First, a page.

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Amazon Indians and environmental activists rallied against proposed Amazon dam projects in the city of Altamira, Brazil on Tuesday. Environmentalists say these developments could displace 15,000 people and destroy traditional fishing grounds of Indians living nearby. As a result of economic growth in Brazil in recent years, the government is spending $296 billion to develop the hydroelectric projects.

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VOICE OF ZAA NKWETA, PRESENTER: At least 1,000 Amazon Indians and environmental activists rallied against proposed dam projects on Tuesday in the city of Altamira, Brazil. The protesters say these developments could destroy the traditional fishing grounds of Indians living nearby and displace as many as 15,000 people.

BEKWAJ KAYAPO, INDIAN LEADER (SUBTITLED TRANSLATION): The Xingu River has lots of fish for us. If the dam is approved, the fish will all go under and we won’t be able to catch any more fish.

TARCISIO FEITOSA, ACTIVIST (SUBTITLED TRANSLATION): Afterwards thsoe people will become peasants who will have to destroy the forest to plant food crops.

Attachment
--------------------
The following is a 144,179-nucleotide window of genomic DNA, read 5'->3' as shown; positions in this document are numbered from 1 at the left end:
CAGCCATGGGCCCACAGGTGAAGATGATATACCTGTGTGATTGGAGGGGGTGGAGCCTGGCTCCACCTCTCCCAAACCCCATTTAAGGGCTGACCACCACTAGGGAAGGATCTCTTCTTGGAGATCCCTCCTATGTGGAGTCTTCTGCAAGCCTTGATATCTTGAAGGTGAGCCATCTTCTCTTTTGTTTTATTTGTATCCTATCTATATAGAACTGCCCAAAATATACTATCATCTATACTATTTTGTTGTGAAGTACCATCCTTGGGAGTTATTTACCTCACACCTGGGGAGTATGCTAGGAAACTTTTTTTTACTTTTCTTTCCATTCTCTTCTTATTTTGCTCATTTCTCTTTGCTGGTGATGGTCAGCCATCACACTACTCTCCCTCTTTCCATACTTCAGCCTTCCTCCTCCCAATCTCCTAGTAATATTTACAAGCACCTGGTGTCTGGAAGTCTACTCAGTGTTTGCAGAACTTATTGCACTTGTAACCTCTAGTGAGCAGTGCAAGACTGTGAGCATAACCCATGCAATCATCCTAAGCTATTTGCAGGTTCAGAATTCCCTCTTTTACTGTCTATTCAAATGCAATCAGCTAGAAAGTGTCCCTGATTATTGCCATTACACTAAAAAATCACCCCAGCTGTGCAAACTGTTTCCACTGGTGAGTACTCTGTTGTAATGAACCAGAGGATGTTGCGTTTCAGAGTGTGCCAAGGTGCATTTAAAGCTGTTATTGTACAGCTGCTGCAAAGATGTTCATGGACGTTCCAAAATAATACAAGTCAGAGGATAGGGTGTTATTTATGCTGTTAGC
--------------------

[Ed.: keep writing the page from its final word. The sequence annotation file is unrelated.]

NKWETA: Tensions ran high when the Amazon Indians met with activists to protest a proposed dam on the Xingu River. The Associated Press reports that an official from the National Electric Company was injured on Tuesday. Engineer Paulo Fernando Rezende was surrounded by different tribes after giving a presentation debating the impact of the dam on the environment and nearby communities. It was not immediately clear whether he was intentionally slashed, and police have no suspects. The Brazilian government said the proposed hydroelectric dam on the Xingu River will supply the country with an estimated 11,000 megawatts of electricity. As a result of the economic growth in recent years, they are spending US$296 billion to develop huge hydro-power dams.

ARISTIDES DOS SANTOS, TRUCK DRIVER (SUBTITLED TRANSLATION): Brazil will need lots of energy or else we won’t get foreign investment in our country. This will always remain a backwards region, only for the Indians. Indians don’t produce anything.

NKWETA: Environment Minister Marina Silva’s resignation last week has spurred concerns that President Lula da Silva’s government will accelerate developmens in the region.


Please note that TRNN transcripts are typed from a recording of the program; The Real News Network cannot guarantee their complete accuracy.

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